Exercise is a good thing for people living with some chronic conditions but not for others. ME/CFS can respond very negatively to even mild exercise. Some sufferers can even run the risk of experiencing what is known as a crash — a relapse — which can cause the individual to lose considerable ground, sometimes permanently.
A relapse often occurs within the first 48 hours after the exertion due to ]]>post-exertional malaise]]>. This symptom is a hallmark of ME/CFS. ME is myalgic encephalomyelitis, and CFS is chronic fatigue syndrome.
While the illness has been poorly studied, and it's difficult to say just who has it, or just what symptoms are identified in every case, I would venture to say after two decades of having ME/CFS myself, that we've all got this one.
It's hard for me to walk the tightrope between enough exercise and too much. But for many with ME/CFS, this is one tightrope they never have to deal with though they might wish they did. They are much too ill to do more than lift their head off the pillow. Some can't do that, they need someone to lift their heads for them.
I have been living with ME/CFS for 24 years. And I have started over more times than I can count. I start so small it seems ridiculous.
I'll do perhaps two minutes — no more than that — of some gentle stretching. Then nothing for a couple of days afterward. If there are no ill effects, I will do two minutes again, and take a couple of days off again. By tiny increments, as if to fool my body into thinking nothing was happening to it, I gradually increase my activities.
At one time, I had no relapses for an entire summer and was eventually going for two half-hour walks and spending half an hour doing simple exercises — leg lifts, curls, some yoga — and 20 minutes of lifting 3-pound weights, in a day. I would take a day off in between activity days.
This is NOT the typical experience of someone with ME/CFS. I was very lucky that it was mine. It's only happened on this scale for me once, a decade ago. It was glorious. And then something happened.
I don't remember what it was that made everything come crashing down that time. Maybe a strained shoulder or a sore knee. A change of seasons from summer to autumn. I don't know. Some small thing that wouldn't even be noticeable for a "normal" person.
Pain and inflammation set in, my ability to think plummeted, my body felt like I was vibrating on a restless ocean. My personal type of hell moved in for months. All progress seemed to have been lost, and when it seemed the coast was clear once again, I would dust off my determination and my hope against hope, and get back on the bunny slope yet again.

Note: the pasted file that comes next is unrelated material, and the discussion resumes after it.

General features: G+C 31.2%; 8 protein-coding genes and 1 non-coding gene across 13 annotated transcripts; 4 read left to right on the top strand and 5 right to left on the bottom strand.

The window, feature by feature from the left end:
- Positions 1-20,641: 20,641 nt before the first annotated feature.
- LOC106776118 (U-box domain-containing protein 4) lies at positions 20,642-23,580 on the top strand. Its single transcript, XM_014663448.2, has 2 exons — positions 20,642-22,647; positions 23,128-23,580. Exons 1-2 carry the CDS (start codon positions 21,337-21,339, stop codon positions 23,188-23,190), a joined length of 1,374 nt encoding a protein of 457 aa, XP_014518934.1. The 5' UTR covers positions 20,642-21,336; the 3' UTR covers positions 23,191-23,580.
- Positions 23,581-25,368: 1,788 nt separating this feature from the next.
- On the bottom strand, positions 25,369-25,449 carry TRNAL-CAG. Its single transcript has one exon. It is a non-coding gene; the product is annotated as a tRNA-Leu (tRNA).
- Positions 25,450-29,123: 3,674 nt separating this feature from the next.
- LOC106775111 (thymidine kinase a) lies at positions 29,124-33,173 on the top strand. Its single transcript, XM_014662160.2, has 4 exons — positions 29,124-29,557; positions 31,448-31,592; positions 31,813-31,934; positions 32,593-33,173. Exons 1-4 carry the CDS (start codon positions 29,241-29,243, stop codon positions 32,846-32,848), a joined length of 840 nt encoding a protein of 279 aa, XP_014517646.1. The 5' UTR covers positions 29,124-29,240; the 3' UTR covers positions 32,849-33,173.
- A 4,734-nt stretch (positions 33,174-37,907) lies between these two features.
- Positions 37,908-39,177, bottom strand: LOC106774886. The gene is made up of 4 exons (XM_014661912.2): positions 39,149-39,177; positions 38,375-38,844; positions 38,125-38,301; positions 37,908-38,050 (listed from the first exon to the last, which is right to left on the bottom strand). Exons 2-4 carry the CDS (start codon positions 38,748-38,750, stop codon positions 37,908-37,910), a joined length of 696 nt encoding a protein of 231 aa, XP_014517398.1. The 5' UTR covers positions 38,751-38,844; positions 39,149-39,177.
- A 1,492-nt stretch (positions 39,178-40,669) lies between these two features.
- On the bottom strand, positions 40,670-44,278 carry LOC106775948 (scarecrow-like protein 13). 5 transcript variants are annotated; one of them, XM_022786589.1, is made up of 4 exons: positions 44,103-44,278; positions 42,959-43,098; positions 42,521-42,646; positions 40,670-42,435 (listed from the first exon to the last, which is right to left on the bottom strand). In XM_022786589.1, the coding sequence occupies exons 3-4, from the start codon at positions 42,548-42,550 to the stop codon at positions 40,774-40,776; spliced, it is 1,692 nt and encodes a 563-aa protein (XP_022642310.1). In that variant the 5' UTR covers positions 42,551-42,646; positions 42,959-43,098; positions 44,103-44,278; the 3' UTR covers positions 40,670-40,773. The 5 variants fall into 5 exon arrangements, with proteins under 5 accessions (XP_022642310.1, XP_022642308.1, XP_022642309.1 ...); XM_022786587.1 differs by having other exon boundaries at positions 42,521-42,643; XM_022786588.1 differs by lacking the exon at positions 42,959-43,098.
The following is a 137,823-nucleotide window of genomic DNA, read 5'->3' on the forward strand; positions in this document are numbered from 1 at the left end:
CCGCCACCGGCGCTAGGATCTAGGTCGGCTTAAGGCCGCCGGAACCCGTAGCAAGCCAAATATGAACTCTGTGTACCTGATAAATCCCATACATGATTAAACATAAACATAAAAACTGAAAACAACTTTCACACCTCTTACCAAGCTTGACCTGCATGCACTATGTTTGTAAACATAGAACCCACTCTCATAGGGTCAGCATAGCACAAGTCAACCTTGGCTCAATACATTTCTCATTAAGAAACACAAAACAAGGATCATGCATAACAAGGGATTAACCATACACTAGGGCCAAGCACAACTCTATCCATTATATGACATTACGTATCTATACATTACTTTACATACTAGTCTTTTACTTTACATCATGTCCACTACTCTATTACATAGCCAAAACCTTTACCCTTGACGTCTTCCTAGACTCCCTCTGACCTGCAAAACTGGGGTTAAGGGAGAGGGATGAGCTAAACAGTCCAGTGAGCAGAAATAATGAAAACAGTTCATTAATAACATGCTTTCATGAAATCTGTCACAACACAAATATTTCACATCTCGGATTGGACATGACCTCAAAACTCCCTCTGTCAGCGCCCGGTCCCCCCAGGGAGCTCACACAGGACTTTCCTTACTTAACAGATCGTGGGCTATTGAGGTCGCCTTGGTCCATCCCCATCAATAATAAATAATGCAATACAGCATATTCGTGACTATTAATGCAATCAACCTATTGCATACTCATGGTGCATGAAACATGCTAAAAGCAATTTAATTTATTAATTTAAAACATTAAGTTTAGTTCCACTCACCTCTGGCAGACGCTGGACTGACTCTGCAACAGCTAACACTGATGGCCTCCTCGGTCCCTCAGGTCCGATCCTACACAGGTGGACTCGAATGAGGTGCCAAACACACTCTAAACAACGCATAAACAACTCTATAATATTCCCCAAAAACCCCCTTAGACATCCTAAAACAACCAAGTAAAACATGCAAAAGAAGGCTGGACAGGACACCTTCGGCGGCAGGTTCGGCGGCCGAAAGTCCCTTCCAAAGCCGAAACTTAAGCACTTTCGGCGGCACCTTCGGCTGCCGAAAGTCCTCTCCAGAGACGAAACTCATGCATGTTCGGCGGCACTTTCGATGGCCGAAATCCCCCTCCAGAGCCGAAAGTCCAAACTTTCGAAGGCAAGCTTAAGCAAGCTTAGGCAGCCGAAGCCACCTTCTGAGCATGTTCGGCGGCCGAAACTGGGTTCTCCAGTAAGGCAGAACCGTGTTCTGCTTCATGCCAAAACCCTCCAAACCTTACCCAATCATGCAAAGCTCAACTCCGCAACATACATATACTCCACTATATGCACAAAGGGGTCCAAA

I've gone through a similar routine, in terms of being physically derailed, three times in the last year. This is fairly standard since I got sick a quarter of a century ago. These days, the main offender for me is just pain and inflammation. Cognitively, things have stayed fairly steady and I am able to continue to think, to work, to live.
As I said, people like me are the lucky ones. We are able to stretch our muscles and expend the energy without being rendered helpless afterward.
There is a learning curve to handling this illness that is downright ludicrous. It takes time to come to terms with the inexorable link between so-called healthy exercise levels and our collapse.
While mainstream medicine believes that exercise programs are helpful to us, in my and many other's experience, that has not been the case. Talk to anyone who lives with this condition and you will hear the same thing over and over again — that exercise "programs" are doomed to failure for us. They are bad medicine.
Any activity, or the absence of it, must be determined by the person and nothing else. Being in effect forced to exercise is like being forced to drink the Kool-Aid. Nobody should be able to force someone else to do something that could cause long-term collapse.
As we protect our diminishing health and energy stores, we are often told that we are malingerers, and that if we'd just get up and get going we would feel much better.
But this is so far from the truth. If you have ME/CFS you will have discovered that whatever you used to think was a reasonable amount of activity is way too much for you now. You can lost your ability to stand, to walk, to sit ... to comprehend words spoken to you ...
Sometimes the healthiest activity level is as close to none as possible. Lay in that bed. Close those eyes to reduce sensory stimulation. Breathe.
Yep, that's it. Just breathe. For a day, for a week, a month ... until relief finally comes ... if it comes. You never know, each time, whether there will be relief on the other side, or whether this is the Big One which will keep you bedridden as a vegetable for the rest of your life.
If we are lucky, the balancing act continues. We try to add small extensions to our lives and hope for expansion — slow but hopefully steady — and try to avoid crashes and having to start from zero again.
We take it slow and small, so that we have a chance of being able to hang on to our tiny victories. Every increase, every reclaimed territory is a major victory. Nothing is too small to celebrate and protect with everything we've got — however little that might be.
Visit Jody's website at http://www.ncubator.ca